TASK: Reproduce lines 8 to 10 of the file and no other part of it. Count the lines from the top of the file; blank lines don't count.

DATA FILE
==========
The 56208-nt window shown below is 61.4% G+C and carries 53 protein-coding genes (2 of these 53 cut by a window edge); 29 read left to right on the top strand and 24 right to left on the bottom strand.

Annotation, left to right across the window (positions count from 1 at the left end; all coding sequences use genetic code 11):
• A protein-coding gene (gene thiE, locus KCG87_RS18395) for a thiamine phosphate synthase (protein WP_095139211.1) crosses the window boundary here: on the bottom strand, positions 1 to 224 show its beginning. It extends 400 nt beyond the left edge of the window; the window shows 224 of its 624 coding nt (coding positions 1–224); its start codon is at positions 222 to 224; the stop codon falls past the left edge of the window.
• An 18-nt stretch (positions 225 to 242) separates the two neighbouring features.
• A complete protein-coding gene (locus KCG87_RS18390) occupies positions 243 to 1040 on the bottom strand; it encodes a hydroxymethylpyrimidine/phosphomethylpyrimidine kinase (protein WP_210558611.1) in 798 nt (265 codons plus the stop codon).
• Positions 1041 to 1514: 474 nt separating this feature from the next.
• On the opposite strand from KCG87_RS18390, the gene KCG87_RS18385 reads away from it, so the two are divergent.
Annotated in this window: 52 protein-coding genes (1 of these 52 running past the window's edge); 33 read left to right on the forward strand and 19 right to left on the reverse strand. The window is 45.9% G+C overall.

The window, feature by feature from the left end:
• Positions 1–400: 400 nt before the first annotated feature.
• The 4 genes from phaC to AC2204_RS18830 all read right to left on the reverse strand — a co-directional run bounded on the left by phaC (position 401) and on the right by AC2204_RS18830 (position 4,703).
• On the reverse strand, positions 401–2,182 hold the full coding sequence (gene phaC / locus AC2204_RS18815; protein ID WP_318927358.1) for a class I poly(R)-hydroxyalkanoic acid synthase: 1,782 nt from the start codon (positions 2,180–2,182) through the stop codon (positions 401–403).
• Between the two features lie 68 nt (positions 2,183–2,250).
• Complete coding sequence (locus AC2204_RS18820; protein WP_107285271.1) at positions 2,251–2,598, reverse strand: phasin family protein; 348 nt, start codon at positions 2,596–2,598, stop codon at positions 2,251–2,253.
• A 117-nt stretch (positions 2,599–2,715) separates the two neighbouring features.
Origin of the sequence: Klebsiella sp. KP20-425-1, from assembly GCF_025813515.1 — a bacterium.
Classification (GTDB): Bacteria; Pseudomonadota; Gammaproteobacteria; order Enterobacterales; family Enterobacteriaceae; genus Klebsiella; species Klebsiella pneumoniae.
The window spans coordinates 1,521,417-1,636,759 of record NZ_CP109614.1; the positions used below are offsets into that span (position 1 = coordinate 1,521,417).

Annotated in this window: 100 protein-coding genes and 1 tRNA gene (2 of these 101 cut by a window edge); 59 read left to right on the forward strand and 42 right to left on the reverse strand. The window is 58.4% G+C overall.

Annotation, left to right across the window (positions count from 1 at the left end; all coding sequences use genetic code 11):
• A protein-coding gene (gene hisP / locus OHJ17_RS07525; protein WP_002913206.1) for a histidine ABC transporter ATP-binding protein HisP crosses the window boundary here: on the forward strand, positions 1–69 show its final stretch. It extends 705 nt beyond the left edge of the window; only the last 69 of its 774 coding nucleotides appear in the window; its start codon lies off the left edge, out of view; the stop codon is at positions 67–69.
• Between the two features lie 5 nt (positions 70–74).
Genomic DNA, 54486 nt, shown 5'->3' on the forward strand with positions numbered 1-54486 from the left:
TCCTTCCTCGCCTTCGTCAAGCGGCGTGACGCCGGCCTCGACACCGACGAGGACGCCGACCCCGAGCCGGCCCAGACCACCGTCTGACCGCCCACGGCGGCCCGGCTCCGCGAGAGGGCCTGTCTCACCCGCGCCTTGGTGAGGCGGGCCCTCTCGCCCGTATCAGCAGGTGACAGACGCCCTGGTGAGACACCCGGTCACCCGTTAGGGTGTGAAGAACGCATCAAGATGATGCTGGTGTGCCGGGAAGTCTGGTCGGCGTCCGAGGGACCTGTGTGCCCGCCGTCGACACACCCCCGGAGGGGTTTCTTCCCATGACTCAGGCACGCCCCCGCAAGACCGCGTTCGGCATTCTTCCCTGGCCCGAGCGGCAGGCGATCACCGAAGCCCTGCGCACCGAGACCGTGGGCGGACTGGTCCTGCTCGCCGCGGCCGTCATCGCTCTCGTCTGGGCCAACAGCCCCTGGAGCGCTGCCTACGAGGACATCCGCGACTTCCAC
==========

Annotated in this window: 52 protein-coding genes (1 of these 52 running past the window's edge); 33 read left to right on the forward strand and 19 right to left on the reverse strand. The window is 45.9% G+C overall.

The window, feature by feature from the left end:
• Positions 1–400: 400 nt before the first annotated feature.